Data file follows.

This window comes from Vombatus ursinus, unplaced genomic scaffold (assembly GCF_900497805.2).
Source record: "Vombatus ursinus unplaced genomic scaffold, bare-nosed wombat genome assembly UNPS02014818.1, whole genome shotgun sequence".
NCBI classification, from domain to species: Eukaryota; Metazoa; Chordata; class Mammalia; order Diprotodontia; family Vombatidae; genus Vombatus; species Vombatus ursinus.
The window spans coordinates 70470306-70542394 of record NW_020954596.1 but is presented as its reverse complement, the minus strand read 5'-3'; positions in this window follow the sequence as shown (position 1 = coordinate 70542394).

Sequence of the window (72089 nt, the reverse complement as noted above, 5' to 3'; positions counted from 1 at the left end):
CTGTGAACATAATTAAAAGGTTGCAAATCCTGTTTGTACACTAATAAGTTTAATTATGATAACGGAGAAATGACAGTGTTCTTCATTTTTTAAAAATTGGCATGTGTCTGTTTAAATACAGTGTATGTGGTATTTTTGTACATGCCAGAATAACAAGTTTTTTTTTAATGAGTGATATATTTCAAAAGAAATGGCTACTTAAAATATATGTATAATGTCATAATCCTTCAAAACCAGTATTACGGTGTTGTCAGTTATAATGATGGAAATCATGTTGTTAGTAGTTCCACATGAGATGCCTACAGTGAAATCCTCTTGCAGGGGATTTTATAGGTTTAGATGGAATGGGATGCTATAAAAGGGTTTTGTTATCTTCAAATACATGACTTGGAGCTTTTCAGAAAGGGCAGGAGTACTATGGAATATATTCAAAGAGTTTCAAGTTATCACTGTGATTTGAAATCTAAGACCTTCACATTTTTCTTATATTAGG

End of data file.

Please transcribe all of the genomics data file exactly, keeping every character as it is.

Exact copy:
This window comes from Vombatus ursinus, unplaced genomic scaffold (assembly GCF_900497805.2).
Source record: "Vombatus ursinus unplaced genomic scaffold, bare-nosed wombat genome assembly UNPS02014818.1, whole genome shotgun sequence".
NCBI classification, from domain to species: Eukaryota; Metazoa; Chordata; class Mammalia; order Diprotodontia; family Vombatidae; genus Vombatus; species Vombatus ursinus.
The window spans coordinates 70470306-70542394 of record NW_020954596.1 but is presented as its reverse complement, the minus strand read 5'-3'; positions in this window follow the sequence as shown (position 1 = coordinate 70542394).

Sequence of the window (72089 nt, the reverse complement as noted above, 5' to 3'; positions counted from 1 at the left end):
CTGTGAACATAATTAAAAGGTTGCAAATCCTGTTTGTACACTAATAAGTTTAATTATGATAACGGAGAAATGACAGTGTTCTTCATTTTTTAAAAATTGGCATGTGTCTGTTTAAATACAGTGTATGTGGTATTTTTGTACATGCCAGAATAACAAGTTTTTTTTTAATGAGTGATATATTTCAAAAGAAATGGCTACTTAAAATATATGTATAATGTCATAATCCTTCAAAACCAGTATTACGGTGTTGTCAGTTATAATGATGGAAATCATGTTGTTAGTAGTTCCACATGAGATGCCTACAGTGAAATCCTCTTGCAGGGGATTTTATAGGTTTAGATGGAATGGGATGCTATAAAAGGGTTTTGTTATCTTCAAATACATGACTTGGAGCTTTTCAGAAAGGGCAGGAGTACTATGGAATATATTCAAAGAGTTTCAAGTTATCACTGTGATTTGAAATCTAAGACCTTCACATTTTTCTTATATTAGG